Patience and hope, forgiveness and love

Twenty-third Sunday in Ordinary Time (Year C) Sept. 9 (Wisdom 9:13-18; Psalm 90; Philemon 9-10, 12-17; Luke 14:25-33)

At first glance, the book of Wisdom does not seem very encouraging. Human reasoning is useless, it insists, and human plans are bound to fail.

Humanity, nature go hand-in-hand

{mosimage} My old friend Julia was describing her battle with her body. Conflict between body and spirit is often part of physical illness. Sometimes it seems the body is attacking us, as though it were the enemy.

God makes us whole and wise

Twenty-second Sunday in Ordinary Time (Year C), Sept. 2 (Sirach 3:17-20, 28-29; Psalm 68; Hebrews 12:18-19, 22-24; Luke 14:1, 7-14)

Twelve-step programs have freed countless people from addictions and restored them to health and sanity. The first three steps are the hardest, and they are the downfall of not a few. The sufferer must admit that his or her life is out of control and that they are not God after all.

God is not to be taken for granted

21st Sunday in Ordinary Time (Year C) Aug. 26 (Isaiah 66:18-21; Psalm 117; Hebrews 12:5-7, 11-13; Luke 13:22-30)

New experiences — even difficult and painful ones — provide the opportunity for transformation and a change in spiritual awareness. The Israelites endured the destruction of their city and 50 years of painful and humiliating exile in Babylon. But that experience left a deep mark on their understanding of God.

Jesus challenges us to step away from the herd

20th Sunday of Ordinary Time (Year C) Aug. 19 (Jeremiah 38:1-2, 4-6, 8-10; Psalm 40; Hebrews 12:1-4; Luke 12:49-53)

Jeremiah is not the first or the only prophet to get into trouble by voicing contrary views during a crisis or time of war. Usually the party line is the only voice desired or permitted. But Jeremiah has the dubious honour of proclaiming the word of God — not his own — and it is not something that those in power want to hear.

The Spirit shows us reality in ways we never dreamed

On a trip to France I had a weekend in Paris, which meant serious decisions about what to visit and what to leave out. After Notre Dame, I went to nearby Sainte Chapelle, advertised as having the best stained glass in the country. Stained glass was not a particular interest of mine, but the day was sunny and the destination close.

True faith is not blind

Nineteenth Sunday in Ordinary Time (Year C), Aug. 12 (Wisdom 18:6-9; Psalm 33; Hebrews 11:1-2, 8-19; Luke 12:32-48)

What did the Israelites know and when did they know it? The book of Wisdom is a late interpretation of Israel’s foundation myth and it leaves one with the impression that the Israelites had God’s master plan tucked under their arm all along. In real life, things are seldom that clear or simple.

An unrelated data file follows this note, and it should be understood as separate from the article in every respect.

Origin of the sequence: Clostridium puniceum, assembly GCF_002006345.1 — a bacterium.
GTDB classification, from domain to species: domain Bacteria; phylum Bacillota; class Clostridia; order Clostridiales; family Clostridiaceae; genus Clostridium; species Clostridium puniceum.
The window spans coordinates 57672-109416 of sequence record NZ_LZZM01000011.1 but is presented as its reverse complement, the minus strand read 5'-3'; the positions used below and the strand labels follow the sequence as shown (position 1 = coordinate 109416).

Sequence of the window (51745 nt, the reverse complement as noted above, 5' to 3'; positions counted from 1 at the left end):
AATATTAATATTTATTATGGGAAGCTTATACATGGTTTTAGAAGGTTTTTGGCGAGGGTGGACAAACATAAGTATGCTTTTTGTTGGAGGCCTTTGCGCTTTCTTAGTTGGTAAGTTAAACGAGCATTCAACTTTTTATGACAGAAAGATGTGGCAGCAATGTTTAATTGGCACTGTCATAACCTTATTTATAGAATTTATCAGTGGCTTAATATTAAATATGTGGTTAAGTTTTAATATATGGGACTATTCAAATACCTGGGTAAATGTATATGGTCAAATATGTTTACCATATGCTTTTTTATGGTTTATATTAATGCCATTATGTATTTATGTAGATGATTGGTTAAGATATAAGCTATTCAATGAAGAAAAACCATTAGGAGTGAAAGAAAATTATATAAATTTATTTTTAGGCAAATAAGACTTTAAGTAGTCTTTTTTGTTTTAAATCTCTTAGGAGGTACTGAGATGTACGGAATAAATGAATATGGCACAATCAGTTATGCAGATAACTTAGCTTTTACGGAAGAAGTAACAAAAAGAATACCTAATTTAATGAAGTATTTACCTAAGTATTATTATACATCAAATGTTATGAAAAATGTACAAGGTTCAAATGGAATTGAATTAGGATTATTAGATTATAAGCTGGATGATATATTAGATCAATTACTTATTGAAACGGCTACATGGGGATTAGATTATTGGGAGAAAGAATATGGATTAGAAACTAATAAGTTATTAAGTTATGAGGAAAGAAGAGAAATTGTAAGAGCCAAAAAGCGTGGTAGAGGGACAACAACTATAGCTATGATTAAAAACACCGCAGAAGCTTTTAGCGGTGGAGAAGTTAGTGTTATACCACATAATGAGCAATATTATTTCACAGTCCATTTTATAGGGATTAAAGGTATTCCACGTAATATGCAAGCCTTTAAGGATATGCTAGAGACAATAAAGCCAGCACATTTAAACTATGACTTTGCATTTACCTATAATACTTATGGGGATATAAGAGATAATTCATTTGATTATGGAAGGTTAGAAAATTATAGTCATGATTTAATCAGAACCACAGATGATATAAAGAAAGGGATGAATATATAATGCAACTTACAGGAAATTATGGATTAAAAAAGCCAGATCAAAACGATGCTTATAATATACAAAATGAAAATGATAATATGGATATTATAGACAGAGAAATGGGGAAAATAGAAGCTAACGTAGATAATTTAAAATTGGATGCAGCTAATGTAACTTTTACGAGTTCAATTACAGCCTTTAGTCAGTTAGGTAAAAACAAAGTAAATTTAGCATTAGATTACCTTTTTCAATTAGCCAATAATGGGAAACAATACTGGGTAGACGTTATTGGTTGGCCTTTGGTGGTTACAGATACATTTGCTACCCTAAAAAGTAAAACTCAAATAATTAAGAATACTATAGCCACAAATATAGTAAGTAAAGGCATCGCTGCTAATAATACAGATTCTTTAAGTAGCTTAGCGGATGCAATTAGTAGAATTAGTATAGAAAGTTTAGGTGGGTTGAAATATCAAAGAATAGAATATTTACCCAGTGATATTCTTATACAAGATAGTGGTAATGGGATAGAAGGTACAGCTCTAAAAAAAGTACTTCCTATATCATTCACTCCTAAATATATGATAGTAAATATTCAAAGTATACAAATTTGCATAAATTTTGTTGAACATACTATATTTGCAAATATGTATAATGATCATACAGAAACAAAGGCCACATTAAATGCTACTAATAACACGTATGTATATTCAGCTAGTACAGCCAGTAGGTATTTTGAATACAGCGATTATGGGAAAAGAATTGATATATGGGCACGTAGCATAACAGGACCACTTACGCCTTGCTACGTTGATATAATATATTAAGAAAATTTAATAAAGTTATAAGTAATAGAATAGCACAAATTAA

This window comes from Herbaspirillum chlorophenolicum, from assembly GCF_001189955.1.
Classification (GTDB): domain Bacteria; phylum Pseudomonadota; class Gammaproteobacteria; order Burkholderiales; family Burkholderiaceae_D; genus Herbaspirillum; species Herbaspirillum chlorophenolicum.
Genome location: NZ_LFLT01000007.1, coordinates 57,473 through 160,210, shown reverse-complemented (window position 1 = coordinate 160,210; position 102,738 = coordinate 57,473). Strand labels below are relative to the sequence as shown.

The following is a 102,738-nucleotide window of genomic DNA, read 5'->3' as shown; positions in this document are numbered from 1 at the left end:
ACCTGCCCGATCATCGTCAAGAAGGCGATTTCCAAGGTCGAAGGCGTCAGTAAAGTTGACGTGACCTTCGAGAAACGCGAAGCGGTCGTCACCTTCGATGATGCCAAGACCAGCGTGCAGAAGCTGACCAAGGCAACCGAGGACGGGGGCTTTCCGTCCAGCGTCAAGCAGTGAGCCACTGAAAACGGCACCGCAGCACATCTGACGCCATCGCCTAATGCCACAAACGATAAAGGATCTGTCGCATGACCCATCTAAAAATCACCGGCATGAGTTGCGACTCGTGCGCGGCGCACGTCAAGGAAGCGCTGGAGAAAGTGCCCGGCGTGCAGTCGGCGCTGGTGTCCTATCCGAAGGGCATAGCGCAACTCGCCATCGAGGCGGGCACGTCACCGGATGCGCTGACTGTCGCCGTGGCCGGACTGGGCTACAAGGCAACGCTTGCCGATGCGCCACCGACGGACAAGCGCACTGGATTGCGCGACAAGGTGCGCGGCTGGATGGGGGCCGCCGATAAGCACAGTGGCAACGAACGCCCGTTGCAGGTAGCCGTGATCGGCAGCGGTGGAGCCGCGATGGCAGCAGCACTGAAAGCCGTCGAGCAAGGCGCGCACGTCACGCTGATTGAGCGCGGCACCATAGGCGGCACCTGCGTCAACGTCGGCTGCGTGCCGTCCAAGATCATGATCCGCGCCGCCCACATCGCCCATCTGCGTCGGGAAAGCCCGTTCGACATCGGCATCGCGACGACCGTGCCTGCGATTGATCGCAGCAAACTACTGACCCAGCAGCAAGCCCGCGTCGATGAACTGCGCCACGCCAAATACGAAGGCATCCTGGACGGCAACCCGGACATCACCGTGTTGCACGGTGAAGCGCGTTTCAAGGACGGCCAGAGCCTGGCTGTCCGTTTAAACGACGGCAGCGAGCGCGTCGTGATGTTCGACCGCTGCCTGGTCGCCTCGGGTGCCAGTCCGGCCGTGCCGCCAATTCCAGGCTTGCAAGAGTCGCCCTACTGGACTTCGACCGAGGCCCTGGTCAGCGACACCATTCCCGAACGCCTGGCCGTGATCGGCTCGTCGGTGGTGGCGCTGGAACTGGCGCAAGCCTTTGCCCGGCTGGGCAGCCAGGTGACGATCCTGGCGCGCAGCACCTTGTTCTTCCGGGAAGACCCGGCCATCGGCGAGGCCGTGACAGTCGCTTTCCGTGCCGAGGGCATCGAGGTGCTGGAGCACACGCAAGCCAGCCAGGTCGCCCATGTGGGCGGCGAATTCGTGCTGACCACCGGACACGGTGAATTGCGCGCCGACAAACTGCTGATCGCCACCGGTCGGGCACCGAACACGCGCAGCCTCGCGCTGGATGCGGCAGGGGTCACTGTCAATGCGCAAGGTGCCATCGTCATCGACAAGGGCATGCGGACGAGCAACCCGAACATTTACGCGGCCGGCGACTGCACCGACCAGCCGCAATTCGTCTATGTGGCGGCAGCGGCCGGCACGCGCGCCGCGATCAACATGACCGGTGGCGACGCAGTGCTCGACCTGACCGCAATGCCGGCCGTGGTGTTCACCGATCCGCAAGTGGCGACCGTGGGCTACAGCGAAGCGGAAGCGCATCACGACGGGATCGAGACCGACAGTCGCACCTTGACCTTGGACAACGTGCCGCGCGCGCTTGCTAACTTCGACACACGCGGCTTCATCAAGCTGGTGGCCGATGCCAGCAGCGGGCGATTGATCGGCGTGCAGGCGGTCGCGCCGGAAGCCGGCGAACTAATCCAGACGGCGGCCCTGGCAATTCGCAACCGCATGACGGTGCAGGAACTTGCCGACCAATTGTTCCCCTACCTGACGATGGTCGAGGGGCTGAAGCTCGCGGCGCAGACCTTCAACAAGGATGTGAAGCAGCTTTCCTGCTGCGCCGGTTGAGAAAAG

Our mission is to know God

Eighteenth Sunday in Ordinary Time (Year C), Aug. 5 (Ecclesiastes 1:2; 2:21-23; Psalm 90; Colossians 3:1-5, 9-11; Luke 12:13-21)

What is real? We have so little time on earth — what is the most important thing in life? These are questions that people have asked for millennia and they are addressed by both testaments of the Bible.

Even one person can work wonders

Seventeenth Sunday in Ordinary Time (Year C), July 29 (Genesis 18:20-21, 23-32; Psalm 138; Colossians 2:6-14; Luke 11:1-13)

Fifty – 40 – 30 – 20 – do I hear 10? The image of Abraham and God haggling and bargaining for the fate of a city and its inhabitants is rather disconcerting. It is one of many all-too-human images of God in the Bible, and reflects the mentality and understanding of people at the time it was written.

There is no ‘cheap grace’ from God

Sixteenth Sunday in Ordinary Time (Year C), July 22 (Genesis 18:1-10; Psalm 15; Colossians 1:24-28; Luke 10:38-42)

In the ancient near east, especially among the nomadic people, hospitality to strangers and travellers was a sacred duty. The host was responsible for the physical well-being of his guest: food, water, lodging and protection.

Doing the right thing

Fifteenth Sunday in Ordinary Time (Year C), July 15 (Deuteronomy 30:10-14; Psalm 69; Colossians 1:15-20; Luke 10:25-37)

The holiest and most precious things are usually close at hand. Sometimes we think that a spiritual quest involves trips to deserts, monasteries or mountaintops. Many want to consult gurus and teachers, or practise ascetic regimes. All of this to answer a few basic questions: Who is God? Who am I? How should I live? What is right and wrong?